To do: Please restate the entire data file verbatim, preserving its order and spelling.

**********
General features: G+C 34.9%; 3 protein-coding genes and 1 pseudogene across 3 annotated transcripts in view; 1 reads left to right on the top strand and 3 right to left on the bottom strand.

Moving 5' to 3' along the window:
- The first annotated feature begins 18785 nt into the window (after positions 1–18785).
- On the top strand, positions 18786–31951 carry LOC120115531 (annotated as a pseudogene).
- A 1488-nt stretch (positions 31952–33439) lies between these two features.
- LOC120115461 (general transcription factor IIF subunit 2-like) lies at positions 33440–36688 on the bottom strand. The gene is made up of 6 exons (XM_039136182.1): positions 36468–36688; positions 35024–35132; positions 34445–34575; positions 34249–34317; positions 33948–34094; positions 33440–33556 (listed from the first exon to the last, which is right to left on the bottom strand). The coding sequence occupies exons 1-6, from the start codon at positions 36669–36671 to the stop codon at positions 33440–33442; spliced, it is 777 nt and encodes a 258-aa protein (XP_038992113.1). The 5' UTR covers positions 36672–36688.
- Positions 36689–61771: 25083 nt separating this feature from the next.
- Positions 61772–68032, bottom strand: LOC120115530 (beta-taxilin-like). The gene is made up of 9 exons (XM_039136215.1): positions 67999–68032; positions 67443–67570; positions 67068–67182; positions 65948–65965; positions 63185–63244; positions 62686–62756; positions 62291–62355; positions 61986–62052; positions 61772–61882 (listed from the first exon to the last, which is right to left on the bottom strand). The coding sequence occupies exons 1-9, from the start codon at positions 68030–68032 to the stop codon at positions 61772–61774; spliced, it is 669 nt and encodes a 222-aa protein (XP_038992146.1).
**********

General features: G+C 34.9%; 3 protein-coding genes and 1 pseudogene across 3 annotated transcripts in view; 1 reads left to right on the top strand and 3 right to left on the bottom strand.

Moving 5' to 3' along the window:
- The first annotated feature begins 18785 nt into the window (after positions 1–18785).
- On the top strand, positions 18786–31951 carry LOC120115531 (annotated as a pseudogene).
- A 1488-nt stretch (positions 31952–33439) lies between these two features.
- LOC120115461 (general transcription factor IIF subunit 2-like) lies at positions 33440–36688 on the bottom strand. The gene is made up of 6 exons (XM_039136182.1): positions 36468–36688; positions 35024–35132; positions 34445–34575; positions 34249–34317; positions 33948–34094; positions 33440–33556 (listed from the first exon to the last, which is right to left on the bottom strand). The coding sequence occupies exons 1-6, from the start codon at positions 36669–36671 to the stop codon at positions 33440–33442; spliced, it is 777 nt and encodes a 258-aa protein (XP_038992113.1). The 5' UTR covers positions 36672–36688.
- Positions 36689–61771: 25083 nt separating this feature from the next.
- Positions 61772–68032, bottom strand: LOC120115530 (beta-taxilin-like). The gene is made up of 9 exons (XM_039136215.1): positions 67999–68032; positions 67443–67570; positions 67068–67182; positions 65948–65965; positions 63185–63244; positions 62686–62756; positions 62291–62355; positions 61986–62052; positions 61772–61882 (listed from the first exon to the last, which is right to left on the bottom strand). The coding sequence occupies exons 1-9, from the start codon at positions 68030–68032 to the stop codon at positions 61772–61774; spliced, it is 669 nt and encodes a 222-aa protein (XP_038992146.1).